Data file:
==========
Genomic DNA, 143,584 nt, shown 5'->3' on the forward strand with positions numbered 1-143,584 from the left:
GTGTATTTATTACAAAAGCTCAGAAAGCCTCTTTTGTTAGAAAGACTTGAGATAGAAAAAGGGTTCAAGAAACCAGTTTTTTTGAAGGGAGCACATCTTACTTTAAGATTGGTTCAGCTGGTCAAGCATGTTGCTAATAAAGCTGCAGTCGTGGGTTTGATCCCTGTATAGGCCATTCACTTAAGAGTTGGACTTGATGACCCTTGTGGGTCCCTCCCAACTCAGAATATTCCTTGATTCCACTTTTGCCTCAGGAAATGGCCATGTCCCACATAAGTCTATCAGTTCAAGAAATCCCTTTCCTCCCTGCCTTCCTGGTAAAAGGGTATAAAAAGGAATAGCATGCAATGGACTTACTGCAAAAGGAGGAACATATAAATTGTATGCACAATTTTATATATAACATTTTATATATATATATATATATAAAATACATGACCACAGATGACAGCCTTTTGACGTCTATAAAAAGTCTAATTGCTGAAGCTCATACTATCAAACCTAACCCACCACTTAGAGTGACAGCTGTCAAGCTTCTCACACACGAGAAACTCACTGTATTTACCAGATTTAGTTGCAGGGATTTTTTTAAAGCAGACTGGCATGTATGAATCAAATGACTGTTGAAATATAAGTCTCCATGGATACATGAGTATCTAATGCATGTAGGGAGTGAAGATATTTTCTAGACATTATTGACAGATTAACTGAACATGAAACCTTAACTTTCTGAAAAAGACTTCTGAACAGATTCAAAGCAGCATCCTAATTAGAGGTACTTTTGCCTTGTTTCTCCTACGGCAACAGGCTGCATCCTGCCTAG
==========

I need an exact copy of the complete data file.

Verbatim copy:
Genomic DNA, 143,584 nt, shown 5'->3' on the forward strand with positions numbered 1-143,584 from the left:
GTGTATTTATTACAAAAGCTCAGAAAGCCTCTTTTGTTAGAAAGACTTGAGATAGAAAAAGGGTTCAAGAAACCAGTTTTTTTGAAGGGAGCACATCTTACTTTAAGATTGGTTCAGCTGGTCAAGCATGTTGCTAATAAAGCTGCAGTCGTGGGTTTGATCCCTGTATAGGCCATTCACTTAAGAGTTGGACTTGATGACCCTTGTGGGTCCCTCCCAACTCAGAATATTCCTTGATTCCACTTTTGCCTCAGGAAATGGCCATGTCCCACATAAGTCTATCAGTTCAAGAAATCCCTTTCCTCCCTGCCTTCCTGGTAAAAGGGTATAAAAAGGAATAGCATGCAATGGACTTACTGCAAAAGGAGGAACATATAAATTGTATGCACAATTTTATATATAACATTTTATATATATATATATATATAAAATACATGACCACAGATGACAGCCTTTTGACGTCTATAAAAAGTCTAATTGCTGAAGCTCATACTATCAAACCTAACCCACCACTTAGAGTGACAGCTGTCAAGCTTCTCACACACGAGAAACTCACTGTATTTACCAGATTTAGTTGCAGGGATTTTTTTAAAGCAGACTGGCATGTATGAATCAAATGACTGTTGAAATATAAGTCTCCATGGATACATGAGTATCTAATGCATGTAGGGAGTGAAGATATTTTCTAGACATTATTGACAGATTAACTGAACATGAAACCTTAACTTTCTGAAAAAGACTTCTGAACAGATTCAAAGCAGCATCCTAATTAGAGGTACTTTTGCCTTGTTTCTCCTACGGCAACAGGCTGCATCCTGCCTAG